Vitiligo on a Boy's Face

April 1, 2008

This boy has had areas of hypopigmentation around his eyes, mouth, and nose for the past 2 years. He has been applying a topical corticosteroid to the affected area, but new lesions continue to develop.

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Case:

This boy has had areas of hypopigmentation around his eyes, mouth, and nose for the past 2 years. He has been applying a topical corticosteroid to the affected area, but new lesions continue to develop.

What disorders would you consider in the differential, and what treatment options would you offer?

Answer:

Vitiligo is a devastating diagnosis to present to parents. The fear, which is palpable in the examination room, is usually based on concerns about an affected relative or friend. Also, vitiligo is viewed as a disfiguring and disabling condition-which is certainly true in some cultures.

Fortunately, pityriasis alba, or postinflammatory hypopigmentation, is the most common cause of hypopigmentation- not vitiligo. I see relief more commonly than tears when pityriasis is the diagnosis. Pityriasis alba is really quite distinct when you see the ill-defined, scaling patches that are lighter than the surrounding skin but that are not stark white like vitiligo. These patches and the surrounding skin become lighter in the winter and more apparent in the summer as the normal skin becomes pigmented and the scaling patches do not. Simple emollients and 1% hydrocortisone will reduce the inflammatory component and allow for normal pigmentation.

Vitiligo is the result of the total absence of melanocytes in affected areas of the epidermis. This absence is thought to be the result of an autoimmune event in persons with an underlying genetic predisposition. Recently, Canadian colleagues published an article in which they retrospectively reviewed their records of 101 children seen at Toronto's Hospital for Sick Children from 2000 to 2002 to assess clinical outcomes and assess the safety of topical corticosteroids.1 Half of the children had a family history of autoimmune diseases, and 22% had another family member with vitiligo. The first vitiliginous patch occurred between the ages of 3 years and 10 years in 77% of the children. In two thirds of the children, the head and neck were involved, and in 60%, more than one area was involved.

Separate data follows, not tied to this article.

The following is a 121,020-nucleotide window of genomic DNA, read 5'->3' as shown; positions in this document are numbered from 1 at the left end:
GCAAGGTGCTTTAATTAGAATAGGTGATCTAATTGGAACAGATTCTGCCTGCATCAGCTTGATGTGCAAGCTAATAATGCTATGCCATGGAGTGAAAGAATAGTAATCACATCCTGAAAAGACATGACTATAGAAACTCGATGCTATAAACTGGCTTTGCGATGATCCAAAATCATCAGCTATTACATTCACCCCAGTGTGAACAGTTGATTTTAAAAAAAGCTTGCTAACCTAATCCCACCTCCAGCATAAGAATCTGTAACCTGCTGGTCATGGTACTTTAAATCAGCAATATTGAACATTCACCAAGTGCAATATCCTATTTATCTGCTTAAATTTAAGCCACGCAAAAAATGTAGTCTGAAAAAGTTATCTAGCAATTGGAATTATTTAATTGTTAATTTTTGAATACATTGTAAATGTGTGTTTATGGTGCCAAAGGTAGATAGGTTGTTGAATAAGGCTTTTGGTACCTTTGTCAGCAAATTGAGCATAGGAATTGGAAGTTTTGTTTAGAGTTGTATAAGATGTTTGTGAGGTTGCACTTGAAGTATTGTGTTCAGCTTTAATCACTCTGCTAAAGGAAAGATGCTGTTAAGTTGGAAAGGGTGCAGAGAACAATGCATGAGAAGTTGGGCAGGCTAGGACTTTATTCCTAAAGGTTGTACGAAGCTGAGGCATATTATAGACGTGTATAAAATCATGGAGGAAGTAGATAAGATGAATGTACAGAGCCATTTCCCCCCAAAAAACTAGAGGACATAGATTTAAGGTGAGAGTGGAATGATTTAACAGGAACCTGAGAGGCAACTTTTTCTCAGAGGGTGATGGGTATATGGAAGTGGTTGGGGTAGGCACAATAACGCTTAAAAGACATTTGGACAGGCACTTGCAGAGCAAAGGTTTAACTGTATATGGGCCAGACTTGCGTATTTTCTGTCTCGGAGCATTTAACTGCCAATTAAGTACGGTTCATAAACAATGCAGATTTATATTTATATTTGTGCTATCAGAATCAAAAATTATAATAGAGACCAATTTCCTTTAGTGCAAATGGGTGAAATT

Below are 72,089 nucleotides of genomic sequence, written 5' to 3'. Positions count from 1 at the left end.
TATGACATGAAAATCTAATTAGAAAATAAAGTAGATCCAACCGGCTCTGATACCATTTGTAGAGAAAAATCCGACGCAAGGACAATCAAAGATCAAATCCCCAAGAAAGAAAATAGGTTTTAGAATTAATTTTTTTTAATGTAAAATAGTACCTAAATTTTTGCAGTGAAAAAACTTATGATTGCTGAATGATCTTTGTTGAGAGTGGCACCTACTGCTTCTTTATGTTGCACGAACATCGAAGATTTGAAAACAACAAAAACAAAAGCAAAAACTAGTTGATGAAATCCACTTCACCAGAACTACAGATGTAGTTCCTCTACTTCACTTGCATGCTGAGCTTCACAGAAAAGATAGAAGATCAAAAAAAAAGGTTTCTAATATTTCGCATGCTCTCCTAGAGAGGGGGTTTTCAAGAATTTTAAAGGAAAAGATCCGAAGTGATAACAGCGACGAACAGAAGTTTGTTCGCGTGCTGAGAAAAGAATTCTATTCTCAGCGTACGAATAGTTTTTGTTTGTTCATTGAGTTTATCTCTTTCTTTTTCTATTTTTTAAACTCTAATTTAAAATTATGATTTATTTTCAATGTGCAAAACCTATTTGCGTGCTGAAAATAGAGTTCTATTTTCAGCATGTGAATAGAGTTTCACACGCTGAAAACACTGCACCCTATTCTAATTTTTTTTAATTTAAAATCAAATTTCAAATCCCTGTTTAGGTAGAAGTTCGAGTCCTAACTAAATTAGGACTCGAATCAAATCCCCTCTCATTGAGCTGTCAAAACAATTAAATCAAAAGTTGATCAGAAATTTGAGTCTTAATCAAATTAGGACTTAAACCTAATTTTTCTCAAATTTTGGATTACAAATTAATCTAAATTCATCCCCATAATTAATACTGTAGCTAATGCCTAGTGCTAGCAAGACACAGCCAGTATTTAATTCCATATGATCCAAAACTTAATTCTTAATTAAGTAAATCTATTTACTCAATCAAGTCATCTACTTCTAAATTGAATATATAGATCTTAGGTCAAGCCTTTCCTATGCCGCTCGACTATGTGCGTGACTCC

The most common treatments for children with vitiligo are topical corticosteroids. It is convention to apply mid- to high-potency corticosteroids to the vitiliginous patches for many months. The Canadian investigators reviewed their data of the safety and effectiveness of this type of management. All of the children had been given topical steroids (83% received high-potency and 17% received mid-potency agents). The first follow-up examination occurred at a mean of 81.7 41 days. Complete repigmentation was recorded in 64% of the patients; there were no statistically significant differences in children given high-potency and mid-potency steroids. In 24% of the children, there was no recorded change, and in 11%, vitiligo had progressed.1

In that study, there were a number of children in whom the expected cutaneous changes of long-term topical steroid use developed (striae in 8%, atrophy in 5%, and telangiectasia in 5%). The striking discovery was that adrenal insufficiency developed in some of the children from the topical steroid use. Of the 101 children, serum cortisol levels were tested in 73; of these, 21 (29%) of them had an abnormal cortisol level. This testing was not performed as it would have been had this been a prospective trial: the test was conducted at a median time of 14 days from the start of treatment (range, 1 to 100 days), and only half of the tests were conducted in the early morning. Nevertheless, the information is a good treatment guide for us. Also, 8% of the children had abnormal thyroid function.

This retrospective chart review has its limitations. However, the clinical information it has uncovered should guide our treatment plans for these children. First, highpotency steroids are an effective treatment option. Other studies show that they should be the treatment of choice. The potential for adrenal suppression is significant; for that reason, many of my colleagues recommend routine screening of early morning plasma cortisol levels at baseline and again at 4 weeks. It would also seem prudent to include thyroid function testing. An intermittent regimen using 4 to 6 weeks on-off cycles of high-potency topical steroids may reduce the systemic effects.

References:

  • Kwinter J, Pelletier J, Khambalia A, Pope E. High-potency steroid use in children with vitiligo: a retrospective study. J Am Acad Dermatol. 2007;56:236-241.